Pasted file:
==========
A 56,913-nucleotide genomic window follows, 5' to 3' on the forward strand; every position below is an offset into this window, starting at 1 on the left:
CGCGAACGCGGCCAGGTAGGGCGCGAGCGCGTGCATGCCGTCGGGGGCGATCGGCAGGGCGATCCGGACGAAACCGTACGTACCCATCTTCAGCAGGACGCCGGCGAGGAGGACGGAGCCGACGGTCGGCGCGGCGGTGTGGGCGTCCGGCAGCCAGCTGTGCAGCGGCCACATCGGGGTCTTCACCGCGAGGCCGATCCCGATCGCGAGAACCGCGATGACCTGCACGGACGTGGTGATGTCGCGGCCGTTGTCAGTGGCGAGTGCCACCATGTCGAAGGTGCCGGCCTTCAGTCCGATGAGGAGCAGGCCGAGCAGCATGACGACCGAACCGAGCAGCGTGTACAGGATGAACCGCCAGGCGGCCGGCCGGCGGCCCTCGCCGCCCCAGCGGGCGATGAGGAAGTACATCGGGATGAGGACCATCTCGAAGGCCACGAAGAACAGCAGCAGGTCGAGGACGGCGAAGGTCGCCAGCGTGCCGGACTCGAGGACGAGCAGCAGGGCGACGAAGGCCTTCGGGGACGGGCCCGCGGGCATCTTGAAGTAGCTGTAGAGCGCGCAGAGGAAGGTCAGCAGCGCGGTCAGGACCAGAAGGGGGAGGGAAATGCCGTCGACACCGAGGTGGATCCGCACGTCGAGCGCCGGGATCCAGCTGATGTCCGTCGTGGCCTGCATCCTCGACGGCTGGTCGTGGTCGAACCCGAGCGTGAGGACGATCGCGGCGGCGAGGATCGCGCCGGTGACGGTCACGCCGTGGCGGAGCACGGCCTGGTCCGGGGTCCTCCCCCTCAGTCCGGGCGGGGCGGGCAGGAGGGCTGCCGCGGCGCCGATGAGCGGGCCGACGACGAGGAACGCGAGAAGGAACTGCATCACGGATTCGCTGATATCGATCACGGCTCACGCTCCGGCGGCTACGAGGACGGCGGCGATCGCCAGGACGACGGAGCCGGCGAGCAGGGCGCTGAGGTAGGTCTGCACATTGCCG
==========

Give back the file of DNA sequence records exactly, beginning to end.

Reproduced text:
A 56,913-nucleotide genomic window follows, 5' to 3' on the forward strand; every position below is an offset into this window, starting at 1 on the left:
CGCGAACGCGGCCAGGTAGGGCGCGAGCGCGTGCATGCCGTCGGGGGCGATCGGCAGGGCGATCCGGACGAAACCGTACGTACCCATCTTCAGCAGGACGCCGGCGAGGAGGACGGAGCCGACGGTCGGCGCGGCGGTGTGGGCGTCCGGCAGCCAGCTGTGCAGCGGCCACATCGGGGTCTTCACCGCGAGGCCGATCCCGATCGCGAGAACCGCGATGACCTGCACGGACGTGGTGATGTCGCGGCCGTTGTCAGTGGCGAGTGCCACCATGTCGAAGGTGCCGGCCTTCAGTCCGATGAGGAGCAGGCCGAGCAGCATGACGACCGAACCGAGCAGCGTGTACAGGATGAACCGCCAGGCGGCCGGCCGGCGGCCCTCGCCGCCCCAGCGGGCGATGAGGAAGTACATCGGGATGAGGACCATCTCGAAGGCCACGAAGAACAGCAGCAGGTCGAGGACGGCGAAGGTCGCCAGCGTGCCGGACTCGAGGACGAGCAGCAGGGCGACGAAGGCCTTCGGGGACGGGCCCGCGGGCATCTTGAAGTAGCTGTAGAGCGCGCAGAGGAAGGTCAGCAGCGCGGTCAGGACCAGAAGGGGGAGGGAAATGCCGTCGACACCGAGGTGGATCCGCACGTCGAGCGCCGGGATCCAGCTGATGTCCGTCGTGGCCTGCATCCTCGACGGCTGGTCGTGGTCGAACCCGAGCGTGAGGACGATCGCGGCGGCGAGGATCGCGCCGGTGACGGTCACGCCGTGGCGGAGCACGGCCTGGTCCGGGGTCCTCCCCCTCAGTCCGGGCGGGGCGGGCAGGAGGGCTGCCGCGGCGCCGATGAGCGGGCCGACGACGAGGAACGCGAGAAGGAACTGCATCACGGATTCGCTGATATCGATCACGGCTCACGCTCCGGCGGCTACGAGGACGGCGGCGATCGCCAGGACGACGGAGCCGGCGAGCAGGGCGCTGAGGTAGGTCTGCACATTGCCG